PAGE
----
The period from the fall of Wolsey to the fall of his successor, Thomas Cromwell, is perhaps the most extraordinary in English history, as it is perhaps the most important. During this period Were broken, link by link, all of the chains which bound England to the Papacy, and the country disparted from that system of the Nations which men had come to regard as no less divinely ordered than the system of the heavens itself. The severance of England from Rome was carried through by Parliament of 1529 to 1536, summoned after an interval of seven years, and largely composed of the creatures of the King. Despite the coldness of the Pope, Henry was as determined as ever on his divorce, and equally determined that he would not plead his cause at Rome, which would have been a direct admission of the Papal supremacy. By way of relieving the scruples of the Pope, the case was submitted to the various Universities of Europe. Their verdict was not unanimous, but the majority declared that Henry’s scruples were justified. The Pope, however, with the fear of the Emperor before him, would not be moved from his position. And, meanwhile, the English Parliament, inspired by the King, proceeded with its work. By humbling the clergy, Henry doubtless thought that he would be most likely to bring the Pope to terms. Accordingly, one blow after another was struck at their privileges, until they were taught that their real master was, not the Pope of Rome, but the King of England. In 1531, by one of the meanest tricks that ever king played, the whole estate of the clergy was held to have fallen into a premunire, by admitting the legatine authority of Wolsey, which he had exercised with the King’s full sanction Their par-don was bought only by an enormous subsidy, and by acknowledging the King as supreme head on earth o the Church of England, a form of words now heard for the first time. In 1532, when all hope of a favorable judgment from Rome had passed by, Henry is believed to have privately married Anne. In 1533 the death of Archbishop Warren made room for the pro-motion of Thomas Cranmer to the See of Canterbury, a promotion which was made by a show of Papal authority. The first act of the new primate was to hold a court, which declared the marriage of Catherine null and the marriage with Anne lawful. Then came the great legislation of the year 1534, by which the Papal authority was wholly abolished, while the Act of Submission on the part of the clergy, subordinated all ecclesiastical legislation within the Kingdom to the royal will. The succession to the crown was settled in favor of the issue of Anne, to the exclusion of the issue of Catherine, and the punishment of treason was denounced against all who refused to swear to the succession so ordained. The title of Supreme Head of the Church of England, already voted by the clergy, was now bestowed by Parliament, and full ecclesiastical powers were annexed to it. These powers were allowed to be exercised by deputy, and in 1535 Cromwell was made Vicegerent for the King in ecclesiastical matters, with precedence in ecclesiastical convocation over the Metropolitan himself. On the other hand, a strict statute was passed for the suppression of heresy. The scheme of Henry was now fully established; the religion of England was Popery without the Pope.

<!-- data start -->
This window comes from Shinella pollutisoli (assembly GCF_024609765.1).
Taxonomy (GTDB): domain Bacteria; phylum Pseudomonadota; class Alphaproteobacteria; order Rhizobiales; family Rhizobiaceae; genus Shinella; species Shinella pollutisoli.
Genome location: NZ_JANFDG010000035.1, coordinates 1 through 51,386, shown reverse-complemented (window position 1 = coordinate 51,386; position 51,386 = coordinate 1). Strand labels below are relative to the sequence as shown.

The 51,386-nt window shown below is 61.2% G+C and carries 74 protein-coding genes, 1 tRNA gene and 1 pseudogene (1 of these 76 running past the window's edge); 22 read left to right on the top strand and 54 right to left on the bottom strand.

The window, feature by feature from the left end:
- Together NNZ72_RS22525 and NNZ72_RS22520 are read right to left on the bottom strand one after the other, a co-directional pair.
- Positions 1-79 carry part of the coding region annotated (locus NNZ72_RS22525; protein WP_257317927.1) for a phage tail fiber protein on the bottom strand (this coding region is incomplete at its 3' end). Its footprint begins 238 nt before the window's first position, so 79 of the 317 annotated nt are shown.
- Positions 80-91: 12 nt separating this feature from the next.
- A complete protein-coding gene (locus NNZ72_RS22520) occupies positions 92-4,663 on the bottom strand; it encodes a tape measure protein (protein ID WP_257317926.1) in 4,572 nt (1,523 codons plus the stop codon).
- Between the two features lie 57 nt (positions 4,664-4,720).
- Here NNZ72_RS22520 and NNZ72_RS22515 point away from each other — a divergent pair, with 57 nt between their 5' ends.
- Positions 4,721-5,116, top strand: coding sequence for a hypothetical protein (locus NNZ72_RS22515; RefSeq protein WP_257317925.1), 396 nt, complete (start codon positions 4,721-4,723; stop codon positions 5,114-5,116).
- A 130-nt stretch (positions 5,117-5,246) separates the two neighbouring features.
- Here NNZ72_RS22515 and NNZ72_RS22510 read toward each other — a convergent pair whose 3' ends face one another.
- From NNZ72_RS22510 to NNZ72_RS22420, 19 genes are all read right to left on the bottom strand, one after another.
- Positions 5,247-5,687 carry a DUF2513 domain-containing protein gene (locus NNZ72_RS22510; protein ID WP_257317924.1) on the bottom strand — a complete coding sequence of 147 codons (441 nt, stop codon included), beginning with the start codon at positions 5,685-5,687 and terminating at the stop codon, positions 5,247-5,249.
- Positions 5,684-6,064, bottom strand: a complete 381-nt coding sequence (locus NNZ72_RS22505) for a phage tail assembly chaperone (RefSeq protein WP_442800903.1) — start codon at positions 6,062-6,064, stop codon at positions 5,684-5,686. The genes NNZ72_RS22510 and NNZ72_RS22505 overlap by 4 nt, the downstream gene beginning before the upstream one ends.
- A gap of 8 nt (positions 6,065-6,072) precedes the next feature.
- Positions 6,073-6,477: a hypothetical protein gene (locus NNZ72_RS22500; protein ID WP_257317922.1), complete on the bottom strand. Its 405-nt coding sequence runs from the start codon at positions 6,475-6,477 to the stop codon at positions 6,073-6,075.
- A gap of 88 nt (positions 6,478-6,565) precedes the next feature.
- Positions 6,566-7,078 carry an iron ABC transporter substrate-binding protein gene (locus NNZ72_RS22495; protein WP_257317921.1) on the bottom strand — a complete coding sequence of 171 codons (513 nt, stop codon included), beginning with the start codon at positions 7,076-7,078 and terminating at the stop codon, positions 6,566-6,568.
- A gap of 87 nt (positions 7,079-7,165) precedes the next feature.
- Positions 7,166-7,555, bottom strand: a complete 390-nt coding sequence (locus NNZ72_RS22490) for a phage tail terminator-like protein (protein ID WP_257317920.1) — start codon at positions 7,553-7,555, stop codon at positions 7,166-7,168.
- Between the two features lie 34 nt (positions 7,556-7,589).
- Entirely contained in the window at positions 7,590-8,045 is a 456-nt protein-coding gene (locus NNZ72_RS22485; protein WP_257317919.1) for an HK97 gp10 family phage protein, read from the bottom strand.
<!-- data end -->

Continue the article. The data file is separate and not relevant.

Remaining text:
Professors of reformed doctrines did not gain any direct results by the change; but a direction was taken in the toleration of dissent. So great a change could not fail to lead to further changes, and the next six years of Henry’s reign were a time in which all the influences at work were in the direction of further change, although Henry insisted that, with the exception of the headship of the Pope, all Catholic doctrines were to be observed after the strictest orthodoxy.
Thomas Cromwell’s reign of terror, as it has been well called, now sets in. It is especially remarkable for the constant use of Acts of Attainder-acts sometimes passed without giving the accused person the opportunity of making any defense. Not that in Henry’s reign a defense went for anything, even when the regular forms of trial by a man’s peers were observed. It was deemed for the King’s honor that those whom the King accused should be convicted, and the Lords or the jury convicted accordingly. In more than one case entries were found in Cromwell’s papers directing that such and such a person should be tried and executed. Meanwhile, new treasons and other crimes were invented. Martyrs were made on both sides. The supposed traitor and the supposed heretic were some-times drawn to death on the same hurdle. But the death of particular persons seemed but a small matter beside the great revolution which Cromwell wrought over the whole face of the country by his great work, the suppression of the monasteries. By order of the King, Cromwell had made a report on their condition. It justified the most drastic dealings, although the commissioners were apt to make the best possible case for the King, and they gave plenty of one-sided evidence to prove that they had outlived their usefulness and were a detriment, rather than an aid, to public morals. On the, strength of this report an act was passed (in 1536) for the suppression of all the monasteries with a revenue of less than £200 a year. The year following the suppression of the small monasteries a formidable insurrection, known as the Pilgrimage of Grace, was organized in the northern counties, under the leadership of a barrister named Robert Aske. The revolt was crushed, and failed in all its objects, for the very next year Henry gave a final blow to the ancient Church by the suppression of all the remaining monasteries. The revenues of the monasteries, to the amount of nearly £161,000, were devoted to small pensions for the Abbots and Priors, and for the erection of six new bishoprics. The bulk of the revenues, however, passed to the crown and those who made themselves useful to the King. By far the greater part of the vast revenues of the monastic houses was squandered or gambled away among the courtiers. Churches and church-yards were granted to private men, to be destroyed or desecrated at their pleasure.